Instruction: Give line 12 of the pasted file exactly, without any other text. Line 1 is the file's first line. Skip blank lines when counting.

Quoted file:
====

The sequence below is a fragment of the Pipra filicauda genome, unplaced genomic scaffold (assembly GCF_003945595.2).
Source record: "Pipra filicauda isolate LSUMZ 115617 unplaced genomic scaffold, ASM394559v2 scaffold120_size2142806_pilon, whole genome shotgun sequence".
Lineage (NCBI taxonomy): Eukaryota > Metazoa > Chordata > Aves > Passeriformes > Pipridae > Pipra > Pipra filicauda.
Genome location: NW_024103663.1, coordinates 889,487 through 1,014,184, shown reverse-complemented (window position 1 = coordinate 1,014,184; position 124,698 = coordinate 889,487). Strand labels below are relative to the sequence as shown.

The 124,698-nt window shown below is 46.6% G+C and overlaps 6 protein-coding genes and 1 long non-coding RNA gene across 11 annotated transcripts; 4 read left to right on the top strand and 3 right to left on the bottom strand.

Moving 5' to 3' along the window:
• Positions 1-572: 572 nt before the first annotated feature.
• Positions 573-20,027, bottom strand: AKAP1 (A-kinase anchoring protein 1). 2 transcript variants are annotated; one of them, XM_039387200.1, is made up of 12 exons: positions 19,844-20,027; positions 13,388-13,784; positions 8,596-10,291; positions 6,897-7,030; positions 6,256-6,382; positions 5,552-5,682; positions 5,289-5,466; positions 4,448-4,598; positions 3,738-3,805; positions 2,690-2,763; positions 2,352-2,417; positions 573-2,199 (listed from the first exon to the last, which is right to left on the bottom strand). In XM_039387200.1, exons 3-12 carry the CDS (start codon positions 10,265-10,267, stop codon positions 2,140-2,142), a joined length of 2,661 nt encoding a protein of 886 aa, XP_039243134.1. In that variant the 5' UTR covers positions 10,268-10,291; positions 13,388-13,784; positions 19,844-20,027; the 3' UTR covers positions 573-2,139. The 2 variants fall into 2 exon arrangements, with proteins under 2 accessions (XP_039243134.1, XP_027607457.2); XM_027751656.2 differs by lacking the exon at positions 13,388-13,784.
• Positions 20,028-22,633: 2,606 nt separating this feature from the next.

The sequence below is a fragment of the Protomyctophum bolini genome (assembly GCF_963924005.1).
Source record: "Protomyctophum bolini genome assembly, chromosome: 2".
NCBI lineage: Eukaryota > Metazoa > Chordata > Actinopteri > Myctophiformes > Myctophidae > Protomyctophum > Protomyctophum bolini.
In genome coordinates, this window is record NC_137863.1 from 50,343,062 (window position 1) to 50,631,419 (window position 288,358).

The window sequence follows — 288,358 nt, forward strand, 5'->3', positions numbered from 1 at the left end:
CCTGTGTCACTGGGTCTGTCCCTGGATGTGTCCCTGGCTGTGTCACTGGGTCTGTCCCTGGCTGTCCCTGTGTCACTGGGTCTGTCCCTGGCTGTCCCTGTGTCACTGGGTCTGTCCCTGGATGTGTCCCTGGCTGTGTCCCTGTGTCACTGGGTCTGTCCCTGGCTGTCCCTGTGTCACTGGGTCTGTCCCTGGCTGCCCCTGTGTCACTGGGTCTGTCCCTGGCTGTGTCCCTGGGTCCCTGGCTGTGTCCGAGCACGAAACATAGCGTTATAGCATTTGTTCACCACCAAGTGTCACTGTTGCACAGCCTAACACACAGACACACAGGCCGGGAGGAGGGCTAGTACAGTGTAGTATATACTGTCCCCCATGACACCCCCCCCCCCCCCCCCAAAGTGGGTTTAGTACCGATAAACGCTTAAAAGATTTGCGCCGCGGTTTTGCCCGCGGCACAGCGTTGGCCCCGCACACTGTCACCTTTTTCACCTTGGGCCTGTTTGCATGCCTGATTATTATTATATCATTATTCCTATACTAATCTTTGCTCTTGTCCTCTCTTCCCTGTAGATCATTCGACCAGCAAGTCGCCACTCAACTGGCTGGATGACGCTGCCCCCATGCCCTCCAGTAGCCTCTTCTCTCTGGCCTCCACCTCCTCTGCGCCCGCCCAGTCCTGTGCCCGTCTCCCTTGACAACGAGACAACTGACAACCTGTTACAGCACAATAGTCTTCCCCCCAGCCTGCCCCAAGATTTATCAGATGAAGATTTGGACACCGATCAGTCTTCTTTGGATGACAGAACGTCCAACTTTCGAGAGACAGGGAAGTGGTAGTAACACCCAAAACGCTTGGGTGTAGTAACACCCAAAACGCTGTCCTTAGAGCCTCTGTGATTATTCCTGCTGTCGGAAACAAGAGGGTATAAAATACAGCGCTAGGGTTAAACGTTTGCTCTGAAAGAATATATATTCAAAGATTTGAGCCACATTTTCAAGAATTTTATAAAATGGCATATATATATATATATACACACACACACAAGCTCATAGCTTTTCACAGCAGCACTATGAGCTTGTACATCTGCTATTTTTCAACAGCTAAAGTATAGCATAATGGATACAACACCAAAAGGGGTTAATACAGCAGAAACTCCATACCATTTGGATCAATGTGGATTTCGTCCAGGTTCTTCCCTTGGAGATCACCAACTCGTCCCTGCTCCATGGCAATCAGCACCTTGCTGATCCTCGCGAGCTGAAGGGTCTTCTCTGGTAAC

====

NCBI lineage: Eukaryota > Metazoa > Chordata > Actinopteri > Myctophiformes > Myctophidae > Protomyctophum > Protomyctophum bolini.